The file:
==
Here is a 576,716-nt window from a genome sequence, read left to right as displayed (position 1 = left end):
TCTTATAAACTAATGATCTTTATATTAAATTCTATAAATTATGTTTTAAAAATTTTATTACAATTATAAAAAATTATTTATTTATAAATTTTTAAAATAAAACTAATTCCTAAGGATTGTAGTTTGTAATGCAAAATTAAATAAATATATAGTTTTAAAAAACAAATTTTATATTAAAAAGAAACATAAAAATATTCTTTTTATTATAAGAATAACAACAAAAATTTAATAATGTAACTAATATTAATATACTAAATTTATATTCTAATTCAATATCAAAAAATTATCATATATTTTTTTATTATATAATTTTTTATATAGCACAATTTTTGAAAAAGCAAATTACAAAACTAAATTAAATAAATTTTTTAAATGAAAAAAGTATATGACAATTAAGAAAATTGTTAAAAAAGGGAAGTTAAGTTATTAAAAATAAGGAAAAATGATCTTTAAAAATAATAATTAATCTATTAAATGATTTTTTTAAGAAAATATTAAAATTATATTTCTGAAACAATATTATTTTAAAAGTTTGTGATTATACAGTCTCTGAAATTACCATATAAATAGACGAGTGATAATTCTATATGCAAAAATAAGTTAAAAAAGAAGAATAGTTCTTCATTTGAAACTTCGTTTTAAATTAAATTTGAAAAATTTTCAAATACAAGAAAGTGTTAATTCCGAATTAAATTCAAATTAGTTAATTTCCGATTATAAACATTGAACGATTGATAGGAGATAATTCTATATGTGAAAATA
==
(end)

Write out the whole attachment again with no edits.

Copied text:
Here is a 576,716-nt window from a genome sequence, read left to right as displayed (position 1 = left end):
TCTTATAAACTAATGATCTTTATATTAAATTCTATAAATTATGTTTTAAAAATTTTATTACAATTATAAAAAATTATTTATTTATAAATTTTTAAAATAAAACTAATTCCTAAGGATTGTAGTTTGTAATGCAAAATTAAATAAATATATAGTTTTAAAAAACAAATTTTATATTAAAAAGAAACATAAAAATATTCTTTTTATTATAAGAATAACAACAAAAATTTAATAATGTAACTAATATTAATATACTAAATTTATATTCTAATTCAATATCAAAAAATTATCATATATTTTTTTATTATATAATTTTTTATATAGCACAATTTTTGAAAAAGCAAATTACAAAACTAAATTAAATAAATTTTTTAAATGAAAAAAGTATATGACAATTAAGAAAATTGTTAAAAAAGGGAAGTTAAGTTATTAAAAATAAGGAAAAATGATCTTTAAAAATAATAATTAATCTATTAAATGATTTTTTTAAGAAAATATTAAAATTATATTTCTGAAACAATATTATTTTAAAAGTTTGTGATTATACAGTCTCTGAAATTACCATATAAATAGACGAGTGATAATTCTATATGCAAAAATAAGTTAAAAAAGAAGAATAGTTCTTCATTTGAAACTTCGTTTTAAATTAAATTTGAAAAATTTTCAAATACAAGAAAGTGTTAATTCCGAATTAAATTCAAATTAGTTAATTTCCGATTATAAACATTGAACGATTGATAGGAGATAATTCTATATGTGAAAATA